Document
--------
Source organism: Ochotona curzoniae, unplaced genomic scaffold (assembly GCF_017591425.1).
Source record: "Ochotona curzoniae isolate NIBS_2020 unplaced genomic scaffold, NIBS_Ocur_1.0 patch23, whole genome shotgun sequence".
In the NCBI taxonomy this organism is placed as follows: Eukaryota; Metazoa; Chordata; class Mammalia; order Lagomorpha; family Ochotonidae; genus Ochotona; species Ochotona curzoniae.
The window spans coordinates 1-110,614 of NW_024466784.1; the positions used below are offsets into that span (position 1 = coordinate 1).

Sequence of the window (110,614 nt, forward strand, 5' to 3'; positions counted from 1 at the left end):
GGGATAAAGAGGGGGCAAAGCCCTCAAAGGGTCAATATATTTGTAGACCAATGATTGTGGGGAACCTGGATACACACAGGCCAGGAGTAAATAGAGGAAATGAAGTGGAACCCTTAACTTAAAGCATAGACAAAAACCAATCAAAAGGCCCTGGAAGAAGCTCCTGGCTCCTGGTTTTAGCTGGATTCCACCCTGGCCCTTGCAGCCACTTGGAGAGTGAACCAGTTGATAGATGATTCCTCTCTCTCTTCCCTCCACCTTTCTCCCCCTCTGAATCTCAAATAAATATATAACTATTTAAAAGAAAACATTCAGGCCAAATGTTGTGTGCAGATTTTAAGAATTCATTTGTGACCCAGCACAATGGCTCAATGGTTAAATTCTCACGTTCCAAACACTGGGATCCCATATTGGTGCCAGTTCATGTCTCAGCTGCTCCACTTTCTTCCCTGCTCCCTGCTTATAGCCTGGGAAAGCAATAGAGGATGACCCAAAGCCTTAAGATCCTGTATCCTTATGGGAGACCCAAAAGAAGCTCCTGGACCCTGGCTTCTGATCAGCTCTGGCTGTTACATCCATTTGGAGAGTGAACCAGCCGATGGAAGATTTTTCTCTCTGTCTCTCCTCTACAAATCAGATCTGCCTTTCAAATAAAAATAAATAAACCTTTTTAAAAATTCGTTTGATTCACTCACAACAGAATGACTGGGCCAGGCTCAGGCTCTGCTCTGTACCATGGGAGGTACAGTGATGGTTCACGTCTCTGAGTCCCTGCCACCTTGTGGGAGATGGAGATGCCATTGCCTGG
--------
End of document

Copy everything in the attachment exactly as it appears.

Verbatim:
Source organism: Ochotona curzoniae, unplaced genomic scaffold (assembly GCF_017591425.1).
Source record: "Ochotona curzoniae isolate NIBS_2020 unplaced genomic scaffold, NIBS_Ocur_1.0 patch23, whole genome shotgun sequence".
In the NCBI taxonomy this organism is placed as follows: Eukaryota; Metazoa; Chordata; class Mammalia; order Lagomorpha; family Ochotonidae; genus Ochotona; species Ochotona curzoniae.
The window spans coordinates 1-110,614 of NW_024466784.1; the positions used below are offsets into that span (position 1 = coordinate 1).

Sequence of the window (110,614 nt, forward strand, 5' to 3'; positions counted from 1 at the left end):
GGGATAAAGAGGGGGCAAAGCCCTCAAAGGGTCAATATATTTGTAGACCAATGATTGTGGGGAACCTGGATACACACAGGCCAGGAGTAAATAGAGGAAATGAAGTGGAACCCTTAACTTAAAGCATAGACAAAAACCAATCAAAAGGCCCTGGAAGAAGCTCCTGGCTCCTGGTTTTAGCTGGATTCCACCCTGGCCCTTGCAGCCACTTGGAGAGTGAACCAGTTGATAGATGATTCCTCTCTCTCTTCCCTCCACCTTTCTCCCCCTCTGAATCTCAAATAAATATATAACTATTTAAAAGAAAACATTCAGGCCAAATGTTGTGTGCAGATTTTAAGAATTCATTTGTGACCCAGCACAATGGCTCAATGGTTAAATTCTCACGTTCCAAACACTGGGATCCCATATTGGTGCCAGTTCATGTCTCAGCTGCTCCACTTTCTTCCCTGCTCCCTGCTTATAGCCTGGGAAAGCAATAGAGGATGACCCAAAGCCTTAAGATCCTGTATCCTTATGGGAGACCCAAAAGAAGCTCCTGGACCCTGGCTTCTGATCAGCTCTGGCTGTTACATCCATTTGGAGAGTGAACCAGCCGATGGAAGATTTTTCTCTCTGTCTCTCCTCTACAAATCAGATCTGCCTTTCAAATAAAAATAAATAAACCTTTTTAAAAATTCGTTTGATTCACTCACAACAGAATGACTGGGCCAGGCTCAGGCTCTGCTCTGTACCATGGGAGGTACAGTGATGGTTCACGTCTCTGAGTCCCTGCCACCTTGTGGGAGATGGAGATGCCATTGCCTGG